Undertrial prisoners face all the issues that plague Indian prisons—overcrowding, lack of hygiene, and constant physical and psychological violence—all without even being convicted. Inmates have to defecate without privacy in overcrowded cells, sleep on hard floors (unless they have “pull” to get a bed arranged), and have no guarantee of getting clothes or clean utensils to eat in. Issues such as unclean showers, the number of visitations being highly restricted, assault, bullying, and even torture by other inmates or prison personnel are commonplace. In some cases, lower-caste individuals are thrown in jail under false charges, simply because of an altercation with dominant caste groups, which has led to severe financial and emotional devastation. Children have been born, brought up, and even left behind in prisons.

The undertrial population has a disproportionately high number of marginalised individuals, with one in every three prisoners either from the SC or ST community. Over 55% of undertrial prisoners in India are either Dalits, Adivasis, or Muslims, despite only forming 39% of the country’s population. Casteism is deeply ingrained in the criminal justice system, replicating the cycle of oppression through caste-based labour assigned in prisons and excessive violence towards marginalised communities. A study by the National Dalit Movement for Justice on the discrimination against Dalit and Adivasi prisoners highlights the over-policing of these communities, and says:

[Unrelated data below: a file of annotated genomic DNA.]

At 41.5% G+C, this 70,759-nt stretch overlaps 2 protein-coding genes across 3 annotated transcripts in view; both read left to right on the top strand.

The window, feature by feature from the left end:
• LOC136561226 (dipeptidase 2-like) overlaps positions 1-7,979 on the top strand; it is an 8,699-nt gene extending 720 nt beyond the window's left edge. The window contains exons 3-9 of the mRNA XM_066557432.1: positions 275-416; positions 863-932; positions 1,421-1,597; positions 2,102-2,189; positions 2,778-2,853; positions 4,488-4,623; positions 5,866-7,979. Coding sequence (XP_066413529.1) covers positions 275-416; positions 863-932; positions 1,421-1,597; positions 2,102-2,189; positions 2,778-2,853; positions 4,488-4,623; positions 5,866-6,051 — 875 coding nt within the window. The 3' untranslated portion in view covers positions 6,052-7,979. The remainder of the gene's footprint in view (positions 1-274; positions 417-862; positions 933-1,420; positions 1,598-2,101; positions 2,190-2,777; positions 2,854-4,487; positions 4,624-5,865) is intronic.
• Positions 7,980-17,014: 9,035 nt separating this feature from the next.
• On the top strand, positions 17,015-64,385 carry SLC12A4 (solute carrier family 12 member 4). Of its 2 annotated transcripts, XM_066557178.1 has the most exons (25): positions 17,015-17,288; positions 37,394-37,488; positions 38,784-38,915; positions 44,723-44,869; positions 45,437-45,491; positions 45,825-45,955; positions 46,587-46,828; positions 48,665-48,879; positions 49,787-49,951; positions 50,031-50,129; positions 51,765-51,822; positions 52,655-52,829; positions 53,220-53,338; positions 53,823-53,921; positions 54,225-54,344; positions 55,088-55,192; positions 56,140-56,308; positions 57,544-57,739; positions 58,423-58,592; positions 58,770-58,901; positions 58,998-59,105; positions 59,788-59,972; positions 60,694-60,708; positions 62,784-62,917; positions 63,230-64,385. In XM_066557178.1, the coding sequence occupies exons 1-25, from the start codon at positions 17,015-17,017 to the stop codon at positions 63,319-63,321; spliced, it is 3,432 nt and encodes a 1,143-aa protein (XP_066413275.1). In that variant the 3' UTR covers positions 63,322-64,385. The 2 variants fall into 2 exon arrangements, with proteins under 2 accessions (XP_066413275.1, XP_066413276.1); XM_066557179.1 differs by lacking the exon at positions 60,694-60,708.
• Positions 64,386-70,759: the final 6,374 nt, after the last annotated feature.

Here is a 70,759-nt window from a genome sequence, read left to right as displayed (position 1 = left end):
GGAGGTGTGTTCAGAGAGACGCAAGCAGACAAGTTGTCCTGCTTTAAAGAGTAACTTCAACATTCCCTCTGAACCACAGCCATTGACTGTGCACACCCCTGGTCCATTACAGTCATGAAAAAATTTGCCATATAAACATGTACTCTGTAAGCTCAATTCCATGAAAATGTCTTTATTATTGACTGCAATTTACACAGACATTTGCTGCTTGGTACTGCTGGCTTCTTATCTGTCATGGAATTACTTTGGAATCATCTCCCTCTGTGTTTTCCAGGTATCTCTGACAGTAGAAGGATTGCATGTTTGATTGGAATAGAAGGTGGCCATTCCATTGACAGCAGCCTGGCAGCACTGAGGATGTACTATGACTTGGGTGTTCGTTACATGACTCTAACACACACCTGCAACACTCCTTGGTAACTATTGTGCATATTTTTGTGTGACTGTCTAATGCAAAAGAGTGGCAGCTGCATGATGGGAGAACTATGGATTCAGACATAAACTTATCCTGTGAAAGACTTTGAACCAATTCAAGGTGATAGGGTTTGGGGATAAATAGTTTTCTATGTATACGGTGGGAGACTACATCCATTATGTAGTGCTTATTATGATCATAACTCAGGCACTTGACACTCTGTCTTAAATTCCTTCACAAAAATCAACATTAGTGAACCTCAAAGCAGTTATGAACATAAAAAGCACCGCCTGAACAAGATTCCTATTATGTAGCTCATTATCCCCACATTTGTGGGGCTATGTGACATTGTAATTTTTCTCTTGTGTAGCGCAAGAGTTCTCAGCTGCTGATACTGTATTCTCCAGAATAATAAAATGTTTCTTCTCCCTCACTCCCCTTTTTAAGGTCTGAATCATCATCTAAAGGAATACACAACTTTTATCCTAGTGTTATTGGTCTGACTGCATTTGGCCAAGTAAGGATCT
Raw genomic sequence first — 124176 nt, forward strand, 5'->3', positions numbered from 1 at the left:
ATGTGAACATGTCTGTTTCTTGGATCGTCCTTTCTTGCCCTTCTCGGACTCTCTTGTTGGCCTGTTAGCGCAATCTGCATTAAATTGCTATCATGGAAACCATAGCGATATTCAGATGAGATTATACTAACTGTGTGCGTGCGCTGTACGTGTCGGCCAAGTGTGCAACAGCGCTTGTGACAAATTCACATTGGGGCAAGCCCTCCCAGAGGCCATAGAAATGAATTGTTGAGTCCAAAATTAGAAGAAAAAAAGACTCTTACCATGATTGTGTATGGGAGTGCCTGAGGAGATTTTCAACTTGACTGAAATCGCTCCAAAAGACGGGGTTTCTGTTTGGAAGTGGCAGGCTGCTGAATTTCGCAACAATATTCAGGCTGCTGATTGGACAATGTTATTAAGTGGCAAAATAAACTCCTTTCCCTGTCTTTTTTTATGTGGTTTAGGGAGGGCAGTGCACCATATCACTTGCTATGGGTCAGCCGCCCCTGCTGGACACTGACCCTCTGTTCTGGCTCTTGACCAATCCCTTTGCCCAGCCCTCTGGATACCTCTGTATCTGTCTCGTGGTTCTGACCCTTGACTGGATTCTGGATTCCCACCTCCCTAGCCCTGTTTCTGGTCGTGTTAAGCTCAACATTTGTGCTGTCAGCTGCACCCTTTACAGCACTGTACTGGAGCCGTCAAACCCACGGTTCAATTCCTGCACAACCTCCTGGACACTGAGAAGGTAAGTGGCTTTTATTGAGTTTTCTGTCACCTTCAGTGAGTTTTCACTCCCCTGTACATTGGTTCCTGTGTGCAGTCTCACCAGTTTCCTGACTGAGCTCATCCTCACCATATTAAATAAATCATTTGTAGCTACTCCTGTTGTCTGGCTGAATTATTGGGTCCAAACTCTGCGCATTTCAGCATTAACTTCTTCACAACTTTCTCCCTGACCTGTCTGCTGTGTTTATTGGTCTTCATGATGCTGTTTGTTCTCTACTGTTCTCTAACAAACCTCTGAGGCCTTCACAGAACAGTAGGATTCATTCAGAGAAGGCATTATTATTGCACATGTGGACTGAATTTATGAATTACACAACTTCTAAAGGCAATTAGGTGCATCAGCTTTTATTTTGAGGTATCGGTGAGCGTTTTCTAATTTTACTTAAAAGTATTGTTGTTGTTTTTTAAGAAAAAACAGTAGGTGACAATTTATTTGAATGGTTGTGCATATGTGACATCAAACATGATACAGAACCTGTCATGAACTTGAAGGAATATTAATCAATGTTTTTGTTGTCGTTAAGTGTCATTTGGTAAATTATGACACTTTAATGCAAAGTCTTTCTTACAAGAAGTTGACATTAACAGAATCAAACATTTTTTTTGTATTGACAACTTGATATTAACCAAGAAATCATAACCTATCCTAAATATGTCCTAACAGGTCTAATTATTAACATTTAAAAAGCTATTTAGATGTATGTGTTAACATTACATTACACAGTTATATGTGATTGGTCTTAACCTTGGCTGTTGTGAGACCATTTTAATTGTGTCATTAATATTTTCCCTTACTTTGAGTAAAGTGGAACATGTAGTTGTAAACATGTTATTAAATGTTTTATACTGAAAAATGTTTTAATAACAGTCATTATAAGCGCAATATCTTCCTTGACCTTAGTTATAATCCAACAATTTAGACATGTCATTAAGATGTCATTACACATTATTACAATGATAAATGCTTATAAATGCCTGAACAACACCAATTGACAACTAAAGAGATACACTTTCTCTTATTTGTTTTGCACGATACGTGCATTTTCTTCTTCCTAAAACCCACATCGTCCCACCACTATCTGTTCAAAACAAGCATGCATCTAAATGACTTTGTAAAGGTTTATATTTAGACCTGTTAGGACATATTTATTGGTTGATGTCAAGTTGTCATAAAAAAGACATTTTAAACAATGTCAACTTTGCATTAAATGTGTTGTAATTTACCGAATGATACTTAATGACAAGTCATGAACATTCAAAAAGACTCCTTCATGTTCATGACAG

“Deeply entrenched prejudices against Dalit and Adivasis play an important role in their harassment and incarceration. Usually the victims of police torture are mainly Dalit’s and Adivasis. They are often picked up and jailed on concocted charges…. They are subjected to illegal arrests and detention and physical torture, by the police in the name of nabbing the ‘habitual offenders’. The members of the community, including men, women and children, are subjected to systematic, continuing, ruthless treatment in the hands of the police. It has become handy for the police to catch hold of the Dalits and Adivasi communities and foist false cases on them for crimes which they had not committed. Dalits and other indigent people too poor to seek legal counsel obviously spend too long a time behind bars, unable to seek justice even when they might be innocent.”